True confession? This is the first Kenzie-Gennaro novel by Dennis Lehane that I read so I apparently missed five because it’s also (at least so far) the last Kenzie-Gennaro novel. True confession? I don’t really think it matters.
I was hesitant to read this book because of what the cover said; that Lehane also write Shutter Island and Gone Baby Gone. I saw the film version of the first and fell asleep after twenty minutes and I never saw the second but knew that it got a lot of awards. But after that the last book I read (see the review below this one), I needed something easy, light, and fun.
Moonlight Mile came through for me.
A continuation of the story in Gone Baby Gone, I was happy to find out that it wasn’t necessary that I have read that book first.
I liked that the story was written in the first person because it gave a really good look into the humorous mind of Patrick Kenzie. If it’d been a traditional third-person story, that couldn’t have been there and that’s what made the story so enjoyable. I liked knowing what he was thinking when he was mourning the day his daughter grew up and started saying ‘like’ all the time. Things like that made the story more approachable.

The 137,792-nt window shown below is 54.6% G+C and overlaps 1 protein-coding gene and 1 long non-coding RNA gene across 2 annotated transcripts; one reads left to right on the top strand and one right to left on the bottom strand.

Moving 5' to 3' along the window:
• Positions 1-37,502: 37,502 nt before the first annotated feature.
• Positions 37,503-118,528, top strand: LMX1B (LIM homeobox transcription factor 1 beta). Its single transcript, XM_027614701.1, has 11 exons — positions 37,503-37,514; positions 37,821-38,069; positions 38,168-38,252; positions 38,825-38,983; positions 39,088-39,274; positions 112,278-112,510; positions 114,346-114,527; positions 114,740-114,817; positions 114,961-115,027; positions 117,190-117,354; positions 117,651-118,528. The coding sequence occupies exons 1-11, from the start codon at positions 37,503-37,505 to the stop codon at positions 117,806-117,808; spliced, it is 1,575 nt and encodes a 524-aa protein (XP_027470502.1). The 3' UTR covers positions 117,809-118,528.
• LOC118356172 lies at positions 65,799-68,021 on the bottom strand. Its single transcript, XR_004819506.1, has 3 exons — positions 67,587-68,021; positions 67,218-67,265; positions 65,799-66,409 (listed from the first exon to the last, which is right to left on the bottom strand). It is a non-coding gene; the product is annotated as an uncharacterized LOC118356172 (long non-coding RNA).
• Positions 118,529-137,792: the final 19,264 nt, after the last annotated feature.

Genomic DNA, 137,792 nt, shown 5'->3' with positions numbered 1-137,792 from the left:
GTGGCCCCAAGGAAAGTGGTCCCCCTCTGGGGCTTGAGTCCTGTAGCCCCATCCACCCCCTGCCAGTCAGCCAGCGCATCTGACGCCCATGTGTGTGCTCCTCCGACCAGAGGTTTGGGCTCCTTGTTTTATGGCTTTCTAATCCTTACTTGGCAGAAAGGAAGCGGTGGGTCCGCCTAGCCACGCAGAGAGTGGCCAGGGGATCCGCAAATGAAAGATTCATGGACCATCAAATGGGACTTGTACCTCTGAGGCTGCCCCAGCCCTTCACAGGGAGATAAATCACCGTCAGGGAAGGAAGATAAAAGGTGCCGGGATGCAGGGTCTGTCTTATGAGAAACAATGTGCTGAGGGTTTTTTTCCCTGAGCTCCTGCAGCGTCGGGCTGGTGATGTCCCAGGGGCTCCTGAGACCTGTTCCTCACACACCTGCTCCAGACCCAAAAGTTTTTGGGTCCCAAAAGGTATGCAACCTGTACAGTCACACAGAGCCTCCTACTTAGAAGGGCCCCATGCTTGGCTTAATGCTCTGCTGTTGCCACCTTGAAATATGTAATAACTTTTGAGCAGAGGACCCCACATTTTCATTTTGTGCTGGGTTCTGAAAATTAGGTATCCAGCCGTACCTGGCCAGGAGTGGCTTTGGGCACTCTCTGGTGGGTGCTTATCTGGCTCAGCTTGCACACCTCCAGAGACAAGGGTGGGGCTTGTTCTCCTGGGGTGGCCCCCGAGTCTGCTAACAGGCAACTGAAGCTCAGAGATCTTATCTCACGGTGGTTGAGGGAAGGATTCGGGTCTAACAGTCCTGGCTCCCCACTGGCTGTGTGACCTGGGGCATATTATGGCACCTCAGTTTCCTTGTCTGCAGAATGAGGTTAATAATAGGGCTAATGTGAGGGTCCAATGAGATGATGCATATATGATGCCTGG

I’m a sucker for all things Russia related so I also liked the presence of the Belarus Cross and the Russian mafia, even if they did seem vaguely stereotyped. Then again, it was a very localized novel so maybe that’s just how things are in Boston.
I have to say that the premise of the novel was a little far-fetched. Sort of like maybe an agent or a publisher said in 20009, after the 2007 film success of Gone Baby Gone, that Lehane should write more of Amanda’s story to capitalize on the popularity. So he did. With whatever plot popped into his head. Of course, I say all that having not read any of the other Kenzie-Gennaro books so maybe they’re all a little far-fetched. You tell me.
Anyway, Moonlight Mile did what I needed it to do; it amused me while I recovered from my last book and looked for another.
Will I read it again? Maybe. But I’m still glad I found it for $3 in the bargain book box at the grocery store.